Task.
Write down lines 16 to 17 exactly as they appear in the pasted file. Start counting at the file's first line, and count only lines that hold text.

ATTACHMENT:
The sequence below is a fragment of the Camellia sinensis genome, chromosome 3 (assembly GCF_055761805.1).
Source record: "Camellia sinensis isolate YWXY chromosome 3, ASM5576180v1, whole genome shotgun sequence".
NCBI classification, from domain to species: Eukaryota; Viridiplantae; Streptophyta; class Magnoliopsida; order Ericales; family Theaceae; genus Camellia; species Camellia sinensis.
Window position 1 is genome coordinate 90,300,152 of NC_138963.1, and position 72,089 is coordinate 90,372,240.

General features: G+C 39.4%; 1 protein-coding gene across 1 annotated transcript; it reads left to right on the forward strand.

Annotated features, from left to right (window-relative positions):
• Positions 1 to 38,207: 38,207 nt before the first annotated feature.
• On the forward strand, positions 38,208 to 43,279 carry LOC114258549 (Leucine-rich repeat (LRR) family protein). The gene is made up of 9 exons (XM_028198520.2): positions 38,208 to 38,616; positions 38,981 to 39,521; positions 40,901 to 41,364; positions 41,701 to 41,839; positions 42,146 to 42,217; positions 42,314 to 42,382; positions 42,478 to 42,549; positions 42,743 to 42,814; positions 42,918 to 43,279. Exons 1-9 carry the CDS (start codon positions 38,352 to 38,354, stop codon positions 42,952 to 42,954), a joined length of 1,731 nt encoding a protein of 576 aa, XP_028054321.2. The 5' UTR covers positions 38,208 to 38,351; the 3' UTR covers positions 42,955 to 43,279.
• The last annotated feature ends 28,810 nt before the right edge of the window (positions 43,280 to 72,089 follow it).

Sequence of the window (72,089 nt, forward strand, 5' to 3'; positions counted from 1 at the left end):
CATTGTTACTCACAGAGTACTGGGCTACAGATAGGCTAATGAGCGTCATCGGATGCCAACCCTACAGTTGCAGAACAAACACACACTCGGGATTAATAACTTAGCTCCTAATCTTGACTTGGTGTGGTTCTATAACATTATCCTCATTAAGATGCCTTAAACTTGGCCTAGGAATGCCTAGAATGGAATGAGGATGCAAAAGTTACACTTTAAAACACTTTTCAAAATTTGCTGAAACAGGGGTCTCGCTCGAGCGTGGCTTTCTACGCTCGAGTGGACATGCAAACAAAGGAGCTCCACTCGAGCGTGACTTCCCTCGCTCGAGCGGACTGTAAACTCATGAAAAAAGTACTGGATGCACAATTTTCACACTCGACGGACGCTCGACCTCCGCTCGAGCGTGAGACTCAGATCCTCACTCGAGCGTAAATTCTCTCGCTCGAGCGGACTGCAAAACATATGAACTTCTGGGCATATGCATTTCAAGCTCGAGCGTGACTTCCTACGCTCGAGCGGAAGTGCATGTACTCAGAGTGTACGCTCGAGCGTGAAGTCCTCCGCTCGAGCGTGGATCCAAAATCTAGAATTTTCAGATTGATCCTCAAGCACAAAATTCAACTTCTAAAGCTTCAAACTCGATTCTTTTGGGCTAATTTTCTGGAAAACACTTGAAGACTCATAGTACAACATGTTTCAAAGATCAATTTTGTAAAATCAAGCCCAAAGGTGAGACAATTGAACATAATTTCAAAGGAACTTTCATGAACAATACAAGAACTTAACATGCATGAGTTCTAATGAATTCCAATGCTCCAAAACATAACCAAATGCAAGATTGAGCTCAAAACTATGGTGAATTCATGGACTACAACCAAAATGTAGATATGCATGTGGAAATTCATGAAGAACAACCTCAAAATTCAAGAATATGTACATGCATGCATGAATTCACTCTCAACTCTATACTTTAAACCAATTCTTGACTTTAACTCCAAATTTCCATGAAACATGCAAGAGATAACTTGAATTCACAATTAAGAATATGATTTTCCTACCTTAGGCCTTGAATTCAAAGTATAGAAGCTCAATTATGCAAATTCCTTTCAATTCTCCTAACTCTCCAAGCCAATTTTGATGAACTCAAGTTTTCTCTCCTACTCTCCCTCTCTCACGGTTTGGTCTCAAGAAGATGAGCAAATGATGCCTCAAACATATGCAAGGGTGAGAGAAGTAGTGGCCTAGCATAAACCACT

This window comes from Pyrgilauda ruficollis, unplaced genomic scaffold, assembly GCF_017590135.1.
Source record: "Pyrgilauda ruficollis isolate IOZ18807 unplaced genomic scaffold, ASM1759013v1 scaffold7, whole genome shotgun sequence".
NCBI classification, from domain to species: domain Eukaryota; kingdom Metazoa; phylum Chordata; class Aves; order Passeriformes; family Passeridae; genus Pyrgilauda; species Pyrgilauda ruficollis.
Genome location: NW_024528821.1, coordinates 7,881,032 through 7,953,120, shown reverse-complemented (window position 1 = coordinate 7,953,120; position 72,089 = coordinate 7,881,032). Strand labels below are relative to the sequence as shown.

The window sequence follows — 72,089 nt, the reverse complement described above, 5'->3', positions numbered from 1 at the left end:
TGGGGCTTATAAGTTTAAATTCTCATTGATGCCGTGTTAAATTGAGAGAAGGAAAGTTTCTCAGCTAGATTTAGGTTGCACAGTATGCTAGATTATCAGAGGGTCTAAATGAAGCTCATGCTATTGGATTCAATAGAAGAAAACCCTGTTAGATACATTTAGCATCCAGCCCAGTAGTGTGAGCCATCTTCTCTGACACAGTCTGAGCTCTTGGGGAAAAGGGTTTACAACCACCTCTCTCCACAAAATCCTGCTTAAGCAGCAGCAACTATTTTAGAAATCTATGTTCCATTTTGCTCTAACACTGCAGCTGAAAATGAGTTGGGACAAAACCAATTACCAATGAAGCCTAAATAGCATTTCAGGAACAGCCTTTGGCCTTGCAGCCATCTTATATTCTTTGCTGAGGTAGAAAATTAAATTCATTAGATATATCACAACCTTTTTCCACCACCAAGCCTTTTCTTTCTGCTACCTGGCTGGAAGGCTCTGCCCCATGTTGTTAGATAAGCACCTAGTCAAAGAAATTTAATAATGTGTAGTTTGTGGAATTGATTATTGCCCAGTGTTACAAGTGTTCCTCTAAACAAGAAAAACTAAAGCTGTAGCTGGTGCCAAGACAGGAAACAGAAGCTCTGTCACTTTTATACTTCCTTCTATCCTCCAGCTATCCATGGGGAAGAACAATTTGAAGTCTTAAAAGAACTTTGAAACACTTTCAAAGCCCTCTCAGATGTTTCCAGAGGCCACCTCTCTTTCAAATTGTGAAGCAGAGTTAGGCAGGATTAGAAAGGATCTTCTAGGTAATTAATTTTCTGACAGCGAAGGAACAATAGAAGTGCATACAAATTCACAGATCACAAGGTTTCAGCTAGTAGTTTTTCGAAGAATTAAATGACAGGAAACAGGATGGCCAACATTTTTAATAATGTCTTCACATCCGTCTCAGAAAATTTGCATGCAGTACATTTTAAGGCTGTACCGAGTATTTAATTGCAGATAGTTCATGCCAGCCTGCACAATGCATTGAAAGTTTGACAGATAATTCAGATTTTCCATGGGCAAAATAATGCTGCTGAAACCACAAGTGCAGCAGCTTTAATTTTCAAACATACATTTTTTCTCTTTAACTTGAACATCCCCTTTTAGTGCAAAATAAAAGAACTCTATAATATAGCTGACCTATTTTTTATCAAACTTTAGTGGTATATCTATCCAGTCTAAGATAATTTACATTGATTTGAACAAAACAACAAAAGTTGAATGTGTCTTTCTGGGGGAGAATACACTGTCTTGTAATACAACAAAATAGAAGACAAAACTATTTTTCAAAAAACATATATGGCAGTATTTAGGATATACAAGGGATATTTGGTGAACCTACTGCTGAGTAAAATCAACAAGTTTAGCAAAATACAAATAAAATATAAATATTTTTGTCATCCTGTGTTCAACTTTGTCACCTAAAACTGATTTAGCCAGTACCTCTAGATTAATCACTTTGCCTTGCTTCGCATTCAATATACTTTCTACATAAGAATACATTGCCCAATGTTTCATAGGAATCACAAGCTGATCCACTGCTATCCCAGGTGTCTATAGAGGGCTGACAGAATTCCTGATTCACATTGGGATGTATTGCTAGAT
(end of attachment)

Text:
The window sequence follows — 72,089 nt, the reverse complement described above, 5'->3', positions numbered from 1 at the left end:
TGGGGCTTATAAGTTTAAATTCTCATTGATGCCGTGTTAAATTGAGAGAAGGAAAGTTTCTCAGCTAGATTTAGGTTGCACAGTATGCTAGATTATCAGAGGGTCTAAATGAAGCTCATGCTATTGGATTCAATAGAAGAAAACCCTGTTAGATACATTTAGCATCCAGCCCAGTAGTGTGAGCCATCTTCTCTGACACAGTCTGAGCTCTTGGGGAAAAGGGTTTACAACCACCTCTCTCCACAAAATCCTGCTTAAGCAGCAGCAACTATTTTAGAAATCTATGTTCCATTTTGCTCTAACACTGCAGCTGAAAATGAGTTGGGACAAAACCAATTACCAATGAAGCCTAAATAGCATTTCAGGAACAGCCTTTGGCCTTGCAGCCATCTTATATTCTTTGCTGAGGTAGAAAATTAAATTCATTAGATATATCACAACCTTTTTCCACCACCAAGCCTTTTCTTTCTGCTACCTGGCTGGAAGGCTCTGCCCCATGTTGTTAGATAAGCACCTAGTCAAAGAAATTTAATAATGTGTAGTTTGTGGAATTGATTATTGCCCAGTGTTACAAGTGTTCCTCTAAACAAGAAAAACTAAAGCTGTAGCTGGTGCCAAGACAGGAAACAGAAGCTCTGTCACTTTTATACTTCCTTCTATCCTCCAGCTATCCATGGGGAAGAACAATTTGAAGTCTTAAAAGAACTTTGAAACACTTTCAAAGCCCTCTCAGATGTTTCCAGAGGCCACCTCTCTTTCAAATTGTGAAGCAGAGTTAGGCAGGATTAGAAAGGATCTTCTAGGTAATTAATTTTCTGACAGCGAAGGAACAATAGAAGTGCATACAAATTCACAGATCACAAGGTTTCAGCTAGTAGTTTTTCGAAGAATTAAATGACAGGAAACAGGATGGCCAACATTTTTAATAATGTCTTCACATCCGTCTCAGAAAATTTGCATGCAGTACATTTTAAGGCTGTACCGAGTATTTAATTGCAGATAGTTCATGCCAGCCTGCACAATGCATTGAAAGTTTGACAGATAATTCAGATTTTCCATGGGCAAAATAATGCTGCTGAAACCACAAGTGCAGCAGCTTTAATTTTCAAACATACATTTTTTCTCTTTAACTTGAACATCCCCTTTTAGTGCAAAATAAAAGAACTCTATAATATAGCTGACCTATTTTTTATCAAACTTTAGTGGTATATCTATCCAGTCTAAGATAATTTACATTGATTTGAACAAAACAACAAAAGTTGAATGTGTCTTTCTGGGGGAGAATACACTGTCTTGTAATACAACAAAATAGAAGACAAAACTATTTTTCAAAAAACATATATGGCAGTATTTAGGATATACAAGGGATATTTGGTGAACCTACTGCTGAGTAAAATCAACAAGTTTAGCAAAATACAAATAAAATATAAATATTTTTGTCATCCTGTGTTCAACTTTGTCACCTAAAACTGATTTAGCCAGTACCTCTAGATTAATCACTTTGCCTTGCTTCGCATTCAATATACTTTCTACATAAGAATACATTGCCCAATGTTTCATAGGAATCACAAGCTGATCCACTGCTATCCCAGGTGTCTATAGAGGGCTGACAGAATTCCTGATTCACATTGGGATGTATTGCTAGAT